Membership in the European Union (EU) has ensured access to a single market for goods and services with around half a billion consumers. Investors are familiar with the older Western democracies, but the countries that have joined the EU relatively recently also have something to offer. Lithuania is particularly active in the geographical centre of Europe, and is competing for investments, both in relation to Elon Musk’s projects and for completely new greenfield projects, for which it is offering preferential tax conditions.
At the end of 2021, the satellite Internet Starlink was launched by Musk’s aerospace company SpaceX in Lithuania, a country which is already covered by a particularly fast and powerful internet system. Recent years have put the cherry on the cake, as Lithuania was chosen for developments by such well-known names as the US automotive parts giant Dana Incorporated, German capital automotive electronics manufacturer Continental, continued training company Metso-Outotec, cargo elevator manufacturer Bar CargoLift and the healthcare company Hollister.
The Swedish home interior giant Ikea has a network of reliable long-term partners in the country, while companies such as Mars, Thermofisher, AQ Wiring Systems and Hella are also investing in development projects in Lithuania.
Considerable European and US investments in Lithuania
According to data from the Bank of Lithuania, the accumulated foreign direct investment (FDI) in the country in 2020 amounted to 23.94 billion euros, or 16% higher than a year ago in 2019. Of this amount, European investors accounted for the largest share, or 76%, while Western investors accounted for 23%, with the United States being the undisputed leader among the latter.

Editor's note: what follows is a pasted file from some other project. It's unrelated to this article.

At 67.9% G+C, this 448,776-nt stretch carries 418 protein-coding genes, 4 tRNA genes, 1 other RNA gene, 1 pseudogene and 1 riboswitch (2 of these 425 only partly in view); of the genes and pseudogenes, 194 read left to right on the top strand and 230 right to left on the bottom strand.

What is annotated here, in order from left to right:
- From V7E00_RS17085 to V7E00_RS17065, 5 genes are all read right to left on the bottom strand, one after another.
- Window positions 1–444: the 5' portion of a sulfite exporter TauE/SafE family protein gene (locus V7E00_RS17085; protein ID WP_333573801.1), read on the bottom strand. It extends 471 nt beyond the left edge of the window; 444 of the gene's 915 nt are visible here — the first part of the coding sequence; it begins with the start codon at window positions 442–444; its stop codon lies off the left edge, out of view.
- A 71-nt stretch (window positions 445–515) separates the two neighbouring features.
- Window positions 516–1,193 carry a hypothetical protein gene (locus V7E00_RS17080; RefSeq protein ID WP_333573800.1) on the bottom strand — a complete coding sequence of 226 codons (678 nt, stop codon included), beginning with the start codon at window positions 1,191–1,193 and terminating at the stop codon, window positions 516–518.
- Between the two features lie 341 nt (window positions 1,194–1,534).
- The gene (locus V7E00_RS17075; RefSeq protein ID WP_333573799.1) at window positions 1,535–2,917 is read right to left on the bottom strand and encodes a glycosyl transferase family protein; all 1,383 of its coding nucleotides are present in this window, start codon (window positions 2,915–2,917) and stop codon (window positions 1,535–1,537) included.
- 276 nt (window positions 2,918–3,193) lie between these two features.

Giedrius Valuckas, the CEO of Investment Partner which manages two free economic zones (FEZ) in Lithuania, noted that the country is making good use of both its convenient location in terms of logistics and its active institutional involvement at the state level in advising and supporting businesses wishing to set up operations in the country.
“What Lithuania can offer is unique. It is a country that is at the crossroads of the East and West, and especially close to Scandinavia. It has excellent, well-developed road and rail networks, as many as four international airports, one of which (Šiauliai Airport) is located right next to the Šiauliai FEZ. It also has many years of general experience in working with both well-known large manufacturers and smaller companies, which allows us to offer businesses a great start. As a compact country, everyone – from landowners to municipalities and state representatives – is interested in supporting businesses in the country and offering the best possible conditions. In fact, we are doing well, as the FDI in the country is constantly growing,” said Valuckas.
As a member of the EU and the NATO Alliance, Lithuania’s identity is clearly positioned as Western.
Lithuania has a strong industrial production base
The manufacturing industry forms a significant part of the Lithuanian economy, generating more than 20% of the country’s gross domestic product (GDP). Due to its attractive location, combined with rapidly evolving manufacturing projects and a high level of digitisation, Lithuania’s industrial activities did not experience a downturn in 2020, when the COVID-19 pandemic began. Furthermore, the country is planning to complete this year with a 35% growth rate.
LT manufacturing companies are increasingly being integrated into the EU value chains via investments in R&D and growing outward FDIs. In particular, the manufacturing sector has experienced tremendous growth in the past 10 years. Probably the best indicator that Lithuania is a manufacturing-friendly